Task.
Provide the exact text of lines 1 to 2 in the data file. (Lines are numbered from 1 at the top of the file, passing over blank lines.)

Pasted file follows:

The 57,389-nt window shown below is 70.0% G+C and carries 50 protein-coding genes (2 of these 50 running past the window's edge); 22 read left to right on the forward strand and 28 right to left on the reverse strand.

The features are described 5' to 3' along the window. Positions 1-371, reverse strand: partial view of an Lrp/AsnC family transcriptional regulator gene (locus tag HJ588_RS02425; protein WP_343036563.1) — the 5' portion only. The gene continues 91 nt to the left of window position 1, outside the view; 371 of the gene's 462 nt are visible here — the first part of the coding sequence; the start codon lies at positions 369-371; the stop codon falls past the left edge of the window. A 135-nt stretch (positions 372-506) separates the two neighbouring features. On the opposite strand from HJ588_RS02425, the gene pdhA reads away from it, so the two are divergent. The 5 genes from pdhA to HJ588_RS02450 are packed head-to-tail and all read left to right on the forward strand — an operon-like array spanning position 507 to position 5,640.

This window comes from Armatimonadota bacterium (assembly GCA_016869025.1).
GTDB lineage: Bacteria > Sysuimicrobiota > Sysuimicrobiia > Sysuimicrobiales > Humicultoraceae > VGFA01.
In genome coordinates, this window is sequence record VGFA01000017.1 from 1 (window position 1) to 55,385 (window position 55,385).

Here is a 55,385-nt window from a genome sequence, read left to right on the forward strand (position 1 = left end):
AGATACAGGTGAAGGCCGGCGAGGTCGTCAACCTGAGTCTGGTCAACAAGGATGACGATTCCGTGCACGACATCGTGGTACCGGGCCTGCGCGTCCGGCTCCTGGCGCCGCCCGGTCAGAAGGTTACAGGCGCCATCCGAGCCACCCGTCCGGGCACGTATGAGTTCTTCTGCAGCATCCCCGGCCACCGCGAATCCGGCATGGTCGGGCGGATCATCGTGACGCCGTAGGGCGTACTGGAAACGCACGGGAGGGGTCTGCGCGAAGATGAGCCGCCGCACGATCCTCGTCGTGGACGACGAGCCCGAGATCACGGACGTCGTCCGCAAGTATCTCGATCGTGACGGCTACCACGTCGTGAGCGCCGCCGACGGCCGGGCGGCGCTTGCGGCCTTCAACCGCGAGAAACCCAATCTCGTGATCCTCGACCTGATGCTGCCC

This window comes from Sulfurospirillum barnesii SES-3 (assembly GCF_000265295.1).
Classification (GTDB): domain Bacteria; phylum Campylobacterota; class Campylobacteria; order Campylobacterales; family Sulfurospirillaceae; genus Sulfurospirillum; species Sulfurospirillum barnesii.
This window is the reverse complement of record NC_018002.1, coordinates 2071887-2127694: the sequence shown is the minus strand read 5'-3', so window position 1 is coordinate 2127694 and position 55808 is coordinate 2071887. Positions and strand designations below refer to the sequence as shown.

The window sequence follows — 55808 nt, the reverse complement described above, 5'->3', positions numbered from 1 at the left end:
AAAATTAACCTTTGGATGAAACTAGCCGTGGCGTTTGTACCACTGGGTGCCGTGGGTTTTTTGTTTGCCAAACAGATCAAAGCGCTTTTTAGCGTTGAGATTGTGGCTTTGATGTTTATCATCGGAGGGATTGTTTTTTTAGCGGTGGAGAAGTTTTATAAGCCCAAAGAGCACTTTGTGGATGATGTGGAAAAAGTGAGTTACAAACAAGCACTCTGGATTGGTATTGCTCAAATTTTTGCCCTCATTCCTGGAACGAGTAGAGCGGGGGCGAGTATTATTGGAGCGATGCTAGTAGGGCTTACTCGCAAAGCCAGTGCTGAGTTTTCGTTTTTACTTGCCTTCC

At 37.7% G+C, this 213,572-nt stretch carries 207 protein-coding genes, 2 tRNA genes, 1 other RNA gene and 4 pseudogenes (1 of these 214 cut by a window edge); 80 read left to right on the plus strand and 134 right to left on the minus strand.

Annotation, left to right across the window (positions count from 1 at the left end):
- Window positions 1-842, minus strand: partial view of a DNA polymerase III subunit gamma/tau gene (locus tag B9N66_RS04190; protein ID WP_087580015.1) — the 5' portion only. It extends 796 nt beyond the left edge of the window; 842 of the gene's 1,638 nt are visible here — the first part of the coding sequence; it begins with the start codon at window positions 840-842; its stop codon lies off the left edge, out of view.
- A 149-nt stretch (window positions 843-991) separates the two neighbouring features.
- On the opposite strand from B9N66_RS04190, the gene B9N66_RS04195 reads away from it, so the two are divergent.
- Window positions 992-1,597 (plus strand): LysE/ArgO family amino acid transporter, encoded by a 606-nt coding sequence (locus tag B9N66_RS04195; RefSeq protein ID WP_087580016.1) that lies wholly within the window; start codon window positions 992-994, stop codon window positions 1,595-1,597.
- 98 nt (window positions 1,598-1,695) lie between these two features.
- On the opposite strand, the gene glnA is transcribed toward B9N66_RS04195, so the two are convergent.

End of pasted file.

The 57,389-nt window shown below is 70.0% G+C and carries 50 protein-coding genes (2 of these 50 running past the window's edge); 22 read left to right on the forward strand and 28 right to left on the reverse strand.

The features are described 5' to 3' along the window. Positions 1-371, reverse strand: partial view of an Lrp/AsnC family transcriptional regulator gene (locus tag HJ588_RS02425; protein WP_343036563.1) — the 5' portion only. The gene continues 91 nt to the left of window position 1, outside the view; 371 of the gene's 462 nt are visible here — the first part of the coding sequence; the start codon lies at positions 369-371; the stop codon falls past the left edge of the window. A 135-nt stretch (positions 372-506) separates the two neighbouring features. On the opposite strand from HJ588_RS02425, the gene pdhA reads away from it, so the two are divergent. The 5 genes from pdhA to HJ588_RS02450 are packed head-to-tail and all read left to right on the forward strand — an operon-like array spanning position 507 to position 5,640.